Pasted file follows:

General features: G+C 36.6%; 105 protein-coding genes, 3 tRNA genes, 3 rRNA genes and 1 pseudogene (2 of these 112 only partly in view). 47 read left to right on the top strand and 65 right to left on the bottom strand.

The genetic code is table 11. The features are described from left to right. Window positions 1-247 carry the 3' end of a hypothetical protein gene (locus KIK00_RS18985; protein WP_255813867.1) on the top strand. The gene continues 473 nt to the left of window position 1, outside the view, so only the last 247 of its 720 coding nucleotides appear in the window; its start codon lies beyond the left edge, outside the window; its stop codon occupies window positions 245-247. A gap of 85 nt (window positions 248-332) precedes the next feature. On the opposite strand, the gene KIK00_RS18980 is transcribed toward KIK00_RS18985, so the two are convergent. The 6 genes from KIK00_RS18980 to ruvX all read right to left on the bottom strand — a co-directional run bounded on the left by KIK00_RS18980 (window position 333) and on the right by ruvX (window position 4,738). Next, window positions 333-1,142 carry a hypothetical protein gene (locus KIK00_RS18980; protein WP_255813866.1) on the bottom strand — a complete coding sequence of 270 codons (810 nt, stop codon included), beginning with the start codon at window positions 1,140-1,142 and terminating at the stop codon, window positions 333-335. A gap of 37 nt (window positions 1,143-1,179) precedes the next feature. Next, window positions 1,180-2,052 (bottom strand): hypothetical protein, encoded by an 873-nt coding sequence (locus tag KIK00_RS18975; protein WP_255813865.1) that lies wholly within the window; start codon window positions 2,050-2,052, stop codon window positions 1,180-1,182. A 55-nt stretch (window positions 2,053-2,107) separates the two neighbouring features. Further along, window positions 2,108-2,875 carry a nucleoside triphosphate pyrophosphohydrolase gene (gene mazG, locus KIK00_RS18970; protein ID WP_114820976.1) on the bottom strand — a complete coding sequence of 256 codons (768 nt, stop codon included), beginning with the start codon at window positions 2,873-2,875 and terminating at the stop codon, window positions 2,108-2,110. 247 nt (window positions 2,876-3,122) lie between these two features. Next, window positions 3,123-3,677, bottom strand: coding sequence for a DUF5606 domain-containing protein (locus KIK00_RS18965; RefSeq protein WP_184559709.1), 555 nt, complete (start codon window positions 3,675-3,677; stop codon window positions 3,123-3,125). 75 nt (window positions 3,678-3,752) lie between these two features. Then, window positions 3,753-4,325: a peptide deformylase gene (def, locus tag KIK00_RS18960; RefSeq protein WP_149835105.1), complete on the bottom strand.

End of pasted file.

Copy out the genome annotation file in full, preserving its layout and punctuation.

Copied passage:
General features: G+C 36.6%; 105 protein-coding genes, 3 tRNA genes, 3 rRNA genes and 1 pseudogene (2 of these 112 only partly in view). 47 read left to right on the top strand and 65 right to left on the bottom strand.

The genetic code is table 11. The features are described from left to right. Window positions 1-247 carry the 3' end of a hypothetical protein gene (locus KIK00_RS18985; protein WP_255813867.1) on the top strand. The gene continues 473 nt to the left of window position 1, outside the view, so only the last 247 of its 720 coding nucleotides appear in the window; its start codon lies beyond the left edge, outside the window; its stop codon occupies window positions 245-247. A gap of 85 nt (window positions 248-332) precedes the next feature. On the opposite strand, the gene KIK00_RS18980 is transcribed toward KIK00_RS18985, so the two are convergent. The 6 genes from KIK00_RS18980 to ruvX all read right to left on the bottom strand — a co-directional run bounded on the left by KIK00_RS18980 (window position 333) and on the right by ruvX (window position 4,738). Next, window positions 333-1,142 carry a hypothetical protein gene (locus KIK00_RS18980; protein WP_255813866.1) on the bottom strand — a complete coding sequence of 270 codons (810 nt, stop codon included), beginning with the start codon at window positions 1,140-1,142 and terminating at the stop codon, window positions 333-335. A gap of 37 nt (window positions 1,143-1,179) precedes the next feature. Next, window positions 1,180-2,052 (bottom strand): hypothetical protein, encoded by an 873-nt coding sequence (locus tag KIK00_RS18975; protein WP_255813865.1) that lies wholly within the window; start codon window positions 2,050-2,052, stop codon window positions 1,180-1,182. A 55-nt stretch (window positions 2,053-2,107) separates the two neighbouring features. Further along, window positions 2,108-2,875 carry a nucleoside triphosphate pyrophosphohydrolase gene (gene mazG, locus KIK00_RS18970; protein ID WP_114820976.1) on the bottom strand — a complete coding sequence of 256 codons (768 nt, stop codon included), beginning with the start codon at window positions 2,873-2,875 and terminating at the stop codon, window positions 2,108-2,110. 247 nt (window positions 2,876-3,122) lie between these two features. Next, window positions 3,123-3,677, bottom strand: coding sequence for a DUF5606 domain-containing protein (locus KIK00_RS18965; RefSeq protein WP_184559709.1), 555 nt, complete (start codon window positions 3,675-3,677; stop codon window positions 3,123-3,125). 75 nt (window positions 3,678-3,752) lie between these two features. Then, window positions 3,753-4,325: a peptide deformylase gene (def, locus tag KIK00_RS18960; RefSeq protein WP_149835105.1), complete on the bottom strand.